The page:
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The Lancet/AUB Joint Commission on Syria: Health in Conflictmailt

Summary of article1

Location: Syria

What we know:  The ongoing war in Syria has led to huge costs in terms of lives lost, with gross violations of international law and immense challenges in humanitarian response.

What this article adds: The Lancet and the American University of Beirut (AUB) have established a joint commission on Syria: Health in Conflict to describe and analyse the extreme humanitarian situation. The Commission will engage a regional and global network of researchers, practitioners and experts to build evidence for its recommendations. It looks to galvanise action all around a cause of shared humanity.

With the war in Syria reaching new levels of human suffering, The Lancet and the American University of Beirut (AUB) have established a joint commission on Syria: Health in Conflict to describe and analyse the extreme humanitarian situation. Through a lens of health and wellbeing, the initiative aims to assess issues of high mortality and morbidity; disruptions of home, family, settlement and environment; and extensive loss. The Commission’s first task is identifying the costs and burden of war and examining the challenges of the international response to the crisis. From this, it will develop recommendations to address the unmet current and future health needs. These cover rebuilding and strengthening the global health response to political conflict, including lessons for future crisis.

Participants at the Commission’s first meeting in Beirut, Lebanon in December, 2016, recognised the collective responsibility of the global health community to respond through research, collaboration and advocacy on matters of life and death in conflict, as health professionals in an increasingly violent world. 

That many of the events and facts in the Syria crisis are well-known – at least 250,000 people dead (recent estimates exceed 400,000), 13 million Syrians displaced, countless numbers of surviving wounded with amputations and severe burns – underscores the enormity of inaction. The past five years have seen gross violations of international law, such as chemical attacks on civilians, targeting of health facilities and health personnel, and blocking communities’ access to food, water and medicine. These methods of war have gone unchallenged and there has been little coordinated action against the perpetrators of war crimes and atrocities. The Commission is a call from the global health community not to stand by but to have its voice heard.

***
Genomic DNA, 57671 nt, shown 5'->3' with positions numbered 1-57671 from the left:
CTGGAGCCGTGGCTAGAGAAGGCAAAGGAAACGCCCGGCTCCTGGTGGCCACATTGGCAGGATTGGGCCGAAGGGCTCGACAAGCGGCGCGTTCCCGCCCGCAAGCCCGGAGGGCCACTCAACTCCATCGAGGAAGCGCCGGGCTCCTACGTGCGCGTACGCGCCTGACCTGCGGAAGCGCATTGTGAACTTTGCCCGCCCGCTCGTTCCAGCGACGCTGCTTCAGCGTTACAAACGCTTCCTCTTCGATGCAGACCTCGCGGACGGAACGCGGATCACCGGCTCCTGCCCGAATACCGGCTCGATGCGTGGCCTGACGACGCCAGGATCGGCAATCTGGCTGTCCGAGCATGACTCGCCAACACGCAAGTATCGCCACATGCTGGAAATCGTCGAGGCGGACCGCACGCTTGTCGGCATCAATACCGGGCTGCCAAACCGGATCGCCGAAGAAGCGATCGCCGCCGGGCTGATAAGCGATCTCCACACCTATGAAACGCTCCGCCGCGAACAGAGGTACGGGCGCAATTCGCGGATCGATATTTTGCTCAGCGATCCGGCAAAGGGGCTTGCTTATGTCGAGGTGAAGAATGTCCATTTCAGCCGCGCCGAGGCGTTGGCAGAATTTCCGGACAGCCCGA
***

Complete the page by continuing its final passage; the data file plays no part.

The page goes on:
The Syria story, best told by Syrians and other people from the region, is complex, with many challenges of scope. Some topics, such as the local delivery of aid across conflict lines and transcontinental refugee flows, are global subjects backed by United Nations (UN) Security Council resolutions. Syria’s conflict has thrown colonial-era geographical boundaries into question, posing challenges for health intervention. The Commission intends to address the conflict’s complexity through engaging a regional and global network of researchers, practitioners and experts to build evidence for its recommendations.

The first report is due in March, 2018. However, due to the urgency of the situation, there will be a number of publications and events at global health meetings throughout 2017 to present interim findings, encourage dialogue and push for change, adding an advocacy dimension at the outset. Whether the Commission is able to achieve its objectives will depend on its ability to inspire and mobilise a global community of researchers, practitioners and policy makers around a cause of shared humanity. Syria is described as the mirror in which the world faces the grim reality of its dismal failure at all levels of politics, law, governance and solidarity. The Commission’s intention is to inspire health professionals to call on countries to recommit to protecting humanity from the twin scourges of war and indifference. 

The Commission calls on the international community to submit evidence and research to inform the inquiry. Please submit manuscripts through The Lancet’s online ees submission system (ees.elsevier.com/Thelancet) and state in your cover letter that your submission is in response to the Commission’s call for papers.

For more information, contact Samer Jabbour: Faculty of Health Sciences, American University of Beirut, PO Box 11-0236, Riad El Solh 1107 2020, Beirut, Lebanon, email:j22@aub.edu.lb

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Footnotes

The Lancet-American University of Beirut Commission on Syria:

A new role for global health in conflict and a call for papers. www.thelancet.com Vol 388 December 17/24/31, 2016.

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Reference this page

The Lancet/AUB Joint Commission on Syria: Health in Conflictmailt. Field Exchange 54, February 2017. p82. www.ennonline.net/fex/54/thelancetaubjointcommission